The Monaro is actually an Australian car, which is strangely relevant as the Aussies have a similar problem with kangaroos. But at least a road-kill kangaroo can be made into what the manager of a Nullabor roadhouse once described to me as a ‘pie-flavoured pie’.
Sheep are unbelievably thick, and when you examine one closely you can see why. They appear to be quite big but, as with Richard Hammond’s poodle, there isn’t actually very much animal inside that big ball of fluff. And even then, this surprisingly small creature has a disproportionately small head, and hence brain (I once ate a sheep’s brain in the Middle East, and I have to say I came away still hungry). Hammond’s poodle is merely difficult to shoot at, but a sheep is dangerously witless.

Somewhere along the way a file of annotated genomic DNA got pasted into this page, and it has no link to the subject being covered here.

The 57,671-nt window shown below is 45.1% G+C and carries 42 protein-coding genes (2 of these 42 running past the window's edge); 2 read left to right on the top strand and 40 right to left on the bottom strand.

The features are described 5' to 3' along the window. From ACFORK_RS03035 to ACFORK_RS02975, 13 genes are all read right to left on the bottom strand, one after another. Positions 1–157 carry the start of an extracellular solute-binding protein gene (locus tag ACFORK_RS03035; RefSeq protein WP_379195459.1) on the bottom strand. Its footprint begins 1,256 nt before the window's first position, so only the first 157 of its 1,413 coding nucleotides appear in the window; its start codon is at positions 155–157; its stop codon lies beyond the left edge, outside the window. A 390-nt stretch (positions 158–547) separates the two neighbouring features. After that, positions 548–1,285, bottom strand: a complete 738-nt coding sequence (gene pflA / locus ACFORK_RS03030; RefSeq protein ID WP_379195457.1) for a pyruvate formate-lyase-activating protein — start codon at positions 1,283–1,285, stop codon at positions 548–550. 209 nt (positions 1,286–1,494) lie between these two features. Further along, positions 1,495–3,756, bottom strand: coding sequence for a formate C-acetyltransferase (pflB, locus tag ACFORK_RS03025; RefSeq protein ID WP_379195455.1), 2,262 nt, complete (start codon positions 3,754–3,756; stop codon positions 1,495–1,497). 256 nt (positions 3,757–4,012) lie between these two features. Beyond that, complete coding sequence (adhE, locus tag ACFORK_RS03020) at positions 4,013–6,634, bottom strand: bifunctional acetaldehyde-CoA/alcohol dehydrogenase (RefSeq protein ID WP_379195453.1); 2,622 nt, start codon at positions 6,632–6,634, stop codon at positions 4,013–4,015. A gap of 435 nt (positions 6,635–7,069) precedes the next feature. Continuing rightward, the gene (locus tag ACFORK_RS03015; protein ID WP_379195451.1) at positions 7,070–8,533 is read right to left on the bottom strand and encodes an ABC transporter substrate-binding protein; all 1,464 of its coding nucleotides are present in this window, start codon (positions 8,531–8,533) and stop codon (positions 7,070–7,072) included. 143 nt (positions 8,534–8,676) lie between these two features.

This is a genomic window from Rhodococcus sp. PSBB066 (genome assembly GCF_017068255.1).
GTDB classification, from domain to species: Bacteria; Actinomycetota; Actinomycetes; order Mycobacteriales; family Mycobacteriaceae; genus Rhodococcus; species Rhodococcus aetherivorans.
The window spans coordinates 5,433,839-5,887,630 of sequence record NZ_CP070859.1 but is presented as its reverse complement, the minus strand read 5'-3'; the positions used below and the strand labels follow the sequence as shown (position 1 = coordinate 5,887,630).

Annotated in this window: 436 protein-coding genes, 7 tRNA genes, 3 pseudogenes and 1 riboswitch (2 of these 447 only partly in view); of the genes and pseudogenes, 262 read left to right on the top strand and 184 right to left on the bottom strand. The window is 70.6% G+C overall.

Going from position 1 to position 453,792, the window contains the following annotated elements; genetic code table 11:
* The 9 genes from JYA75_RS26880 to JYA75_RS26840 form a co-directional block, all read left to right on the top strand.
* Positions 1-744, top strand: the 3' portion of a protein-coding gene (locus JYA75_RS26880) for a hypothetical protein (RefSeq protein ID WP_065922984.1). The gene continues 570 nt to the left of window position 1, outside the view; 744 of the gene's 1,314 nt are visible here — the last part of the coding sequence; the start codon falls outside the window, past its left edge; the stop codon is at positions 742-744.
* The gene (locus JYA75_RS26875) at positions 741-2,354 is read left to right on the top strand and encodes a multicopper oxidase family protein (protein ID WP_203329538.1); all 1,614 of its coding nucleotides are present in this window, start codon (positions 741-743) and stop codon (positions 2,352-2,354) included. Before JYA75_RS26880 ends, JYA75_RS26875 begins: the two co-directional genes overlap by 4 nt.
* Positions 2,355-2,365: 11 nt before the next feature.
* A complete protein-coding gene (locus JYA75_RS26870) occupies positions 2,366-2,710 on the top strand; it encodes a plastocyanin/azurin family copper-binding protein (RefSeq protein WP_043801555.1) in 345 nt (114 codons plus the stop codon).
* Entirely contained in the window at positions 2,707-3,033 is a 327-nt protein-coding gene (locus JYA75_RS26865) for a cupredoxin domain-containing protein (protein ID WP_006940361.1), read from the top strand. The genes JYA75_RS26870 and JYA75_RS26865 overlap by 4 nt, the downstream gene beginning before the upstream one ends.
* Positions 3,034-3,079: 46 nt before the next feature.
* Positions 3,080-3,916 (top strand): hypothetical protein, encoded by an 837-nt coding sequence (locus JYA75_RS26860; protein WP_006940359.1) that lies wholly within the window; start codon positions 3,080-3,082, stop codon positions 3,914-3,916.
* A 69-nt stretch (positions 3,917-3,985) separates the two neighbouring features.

It’s not as if they skip about in the road or scamper away in terror. They just sit there looking sheepish as you bear down on them. But if you stop and get out of the car, they run like hell. What does this tell us?
Clearly, we need to deal with the sheep menace, because it’s spoiling some of the best driving roads in Britain. So I rang the RSPCA, probably the most powerful organisation in the country, to see what they were going to do about it. The phone was answered by a computer which said ‘Press one to report a stray animal’, but as I was still in Wales I could see that becoming boring.